Bergdahl: Muted return for soldier held by Taleban

Screenshot from a video of U.S. Army Sergeant Bowe Berghdal. Picture: Getty.
Screenshot from a video of U.S. Army Sergeant Bowe Berghdal. Picture: Getty.
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The American soldier freed last month after five years in Taleban captivity in Afghanistan was nervous when he arrived back in the United States but “looked good”, was in ­uniform and saluted, military officials said yesterday.

Sergeant Bowe Bergdahl returned from Germany early on Friday and was taken to a military medical centre in Texas.

He is working daily with health professionals to regain his mental and physical health. His family is yet to visit him at Brooke Army Medical Centre in Fort Sam Houston, San Antonio, officials said.

In a statement, his parents said they were “overjoyed their son has returned to the United States” but asked for privacy.

Major General Joseph P
Di­Salvo, who greeted Bergdahl upon his arrival, said they exchanged a few words.

“He appeared just like any sergeant would when they see a two-star general, a little bit nervous. But he looked good and saluted and had good deportment,” DiSalvo said.

When he will be allowed to return to normal life is unclear. “We will proceed at his pace,” said Colonel Bradley Poppen, an army psychologist. He said it was up to Bergdahl when he saw his family but would not give further details. It is not known if Bergdahl has spoken to his family at all.

Military officials declined to give details on what Bergdahl might remember about his capture or what he knows about the uproar surrounding his disappearance and release.

While in hospital, Bergdahl will have a “standard patient room”, but will not have access to a television, said Colonel Ronald Wool, who is in charge of Bergdahl’s medical care.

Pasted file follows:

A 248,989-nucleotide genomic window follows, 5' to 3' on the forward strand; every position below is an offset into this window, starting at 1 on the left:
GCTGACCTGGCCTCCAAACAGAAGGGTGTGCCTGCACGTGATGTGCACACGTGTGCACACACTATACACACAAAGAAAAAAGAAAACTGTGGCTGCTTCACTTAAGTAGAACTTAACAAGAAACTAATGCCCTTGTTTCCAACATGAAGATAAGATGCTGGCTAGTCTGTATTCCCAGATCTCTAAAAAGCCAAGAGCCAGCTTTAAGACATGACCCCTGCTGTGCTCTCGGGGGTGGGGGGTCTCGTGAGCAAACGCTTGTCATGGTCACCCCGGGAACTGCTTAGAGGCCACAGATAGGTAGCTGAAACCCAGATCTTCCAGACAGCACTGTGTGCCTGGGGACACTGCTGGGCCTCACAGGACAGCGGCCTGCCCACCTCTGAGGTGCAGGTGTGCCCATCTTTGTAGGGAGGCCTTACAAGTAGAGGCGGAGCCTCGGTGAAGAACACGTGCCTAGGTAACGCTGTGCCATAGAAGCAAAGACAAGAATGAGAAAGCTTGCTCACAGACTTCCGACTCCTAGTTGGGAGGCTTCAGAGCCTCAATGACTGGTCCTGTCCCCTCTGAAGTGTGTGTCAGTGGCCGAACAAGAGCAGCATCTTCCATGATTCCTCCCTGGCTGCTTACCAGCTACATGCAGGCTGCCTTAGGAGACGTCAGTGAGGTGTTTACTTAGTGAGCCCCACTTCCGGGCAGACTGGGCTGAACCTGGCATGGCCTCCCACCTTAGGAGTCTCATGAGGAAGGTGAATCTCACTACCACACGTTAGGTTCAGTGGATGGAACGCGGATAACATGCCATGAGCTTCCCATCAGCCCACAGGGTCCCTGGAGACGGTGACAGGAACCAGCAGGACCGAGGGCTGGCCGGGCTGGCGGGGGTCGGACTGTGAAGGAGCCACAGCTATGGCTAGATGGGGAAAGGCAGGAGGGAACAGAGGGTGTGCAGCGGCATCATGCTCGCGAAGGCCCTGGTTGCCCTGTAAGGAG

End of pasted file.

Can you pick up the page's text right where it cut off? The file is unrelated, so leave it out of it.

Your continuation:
“We will bring him up slowly to what has been transpiring over the last five years,” Wool said.

Bergdahl arrived speaking English, though officials indicated his use of English had been impaired by being held hostage by Taleban fighters who spoke in Afghan dialects.

“Overall our assessment is that he did not have the opportunity the past five years to practise and speak his English,” said Wool.

Poppen said that during his captivity, Bergdahl had no control over any aspect of his life, including what and when he could eat. “So one of the concepts is to get him a sense of predictability and control of his environment,” he said.

Officials have kept a lid on details of Bergdahl’s condition out of concern that he should not be pushed into the media spotlight too soon. Bergdahl, from Hailey, Idaho, was captured in Afghanistan in June 2009 and released by the Taleban on 31 May in a prisoner exchange agreed by President Barack Obama in which five senior Taleban figures were transferred from detention at Guantanamo Bay in Cuba and flown to Qatar, the Gulf state which has been attempting to broker peace talks to end the war in Afghanistan.

Bergdahl had been at Landstuhl Regional Medical Centre in Germany since 1 June.

The army has not formally started a new review into the circumstances of his capture and whether he had deserted when he was seized by insurgents.

The answers to those questions will be key to whether Bergdahl will receive more than $300,000 (£176,000) in back-pay owed to him since he disappeared. If declared a prisoner of war, he also could receive roughly another $300,000 or more.

Before leaving Germany on Thursday, officials in Washington said Bergdahl would not receive the automatic US army promotion that would have taken effect this month if he were still in captivity.

Now that he is back in US military control, any promotions would depend on his performance and achievement of certain training and education milestones.

Many have criticised the Obama administration for agreeing to release five Taleban prisoners in exchange for Bergdahl. Some of Bergdahl’s former US army colleagues claim he is a deserter who cost the lives of fellow soldiers killed searching for him.


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